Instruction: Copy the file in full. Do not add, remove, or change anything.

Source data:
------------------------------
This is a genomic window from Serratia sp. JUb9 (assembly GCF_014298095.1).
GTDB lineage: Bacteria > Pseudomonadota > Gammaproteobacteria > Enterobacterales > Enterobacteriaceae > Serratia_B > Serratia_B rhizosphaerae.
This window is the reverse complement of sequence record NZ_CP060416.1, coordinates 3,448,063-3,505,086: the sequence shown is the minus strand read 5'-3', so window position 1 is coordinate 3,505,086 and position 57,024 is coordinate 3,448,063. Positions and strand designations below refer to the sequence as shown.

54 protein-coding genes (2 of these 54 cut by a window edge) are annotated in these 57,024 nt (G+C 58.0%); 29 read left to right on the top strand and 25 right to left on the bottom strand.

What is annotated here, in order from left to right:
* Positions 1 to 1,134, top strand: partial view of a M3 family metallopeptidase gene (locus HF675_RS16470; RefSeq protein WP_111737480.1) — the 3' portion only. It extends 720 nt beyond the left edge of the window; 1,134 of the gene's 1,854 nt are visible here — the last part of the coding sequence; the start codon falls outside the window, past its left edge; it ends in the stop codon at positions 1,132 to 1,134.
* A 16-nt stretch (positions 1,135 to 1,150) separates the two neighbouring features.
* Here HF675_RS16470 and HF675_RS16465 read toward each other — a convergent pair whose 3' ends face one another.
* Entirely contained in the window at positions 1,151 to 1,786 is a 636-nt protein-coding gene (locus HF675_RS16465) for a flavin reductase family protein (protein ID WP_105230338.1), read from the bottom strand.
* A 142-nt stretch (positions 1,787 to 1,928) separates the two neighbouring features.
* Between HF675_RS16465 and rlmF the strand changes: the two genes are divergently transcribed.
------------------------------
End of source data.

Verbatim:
This is a genomic window from Serratia sp. JUb9 (assembly GCF_014298095.1).
GTDB lineage: Bacteria > Pseudomonadota > Gammaproteobacteria > Enterobacterales > Enterobacteriaceae > Serratia_B > Serratia_B rhizosphaerae.
This window is the reverse complement of sequence record NZ_CP060416.1, coordinates 3,448,063-3,505,086: the sequence shown is the minus strand read 5'-3', so window position 1 is coordinate 3,505,086 and position 57,024 is coordinate 3,448,063. Positions and strand designations below refer to the sequence as shown.

54 protein-coding genes (2 of these 54 cut by a window edge) are annotated in these 57,024 nt (G+C 58.0%); 29 read left to right on the top strand and 25 right to left on the bottom strand.

What is annotated here, in order from left to right:
* Positions 1 to 1,134, top strand: partial view of a M3 family metallopeptidase gene (locus HF675_RS16470; RefSeq protein WP_111737480.1) — the 3' portion only. It extends 720 nt beyond the left edge of the window; 1,134 of the gene's 1,854 nt are visible here — the last part of the coding sequence; the start codon falls outside the window, past its left edge; it ends in the stop codon at positions 1,132 to 1,134.
* A 16-nt stretch (positions 1,135 to 1,150) separates the two neighbouring features.
* Here HF675_RS16470 and HF675_RS16465 read toward each other — a convergent pair whose 3' ends face one another.
* Entirely contained in the window at positions 1,151 to 1,786 is a 636-nt protein-coding gene (locus HF675_RS16465) for a flavin reductase family protein (protein ID WP_105230338.1), read from the bottom strand.
* A 142-nt stretch (positions 1,787 to 1,928) separates the two neighbouring features.
* Between HF675_RS16465 and rlmF the strand changes: the two genes are divergently transcribed.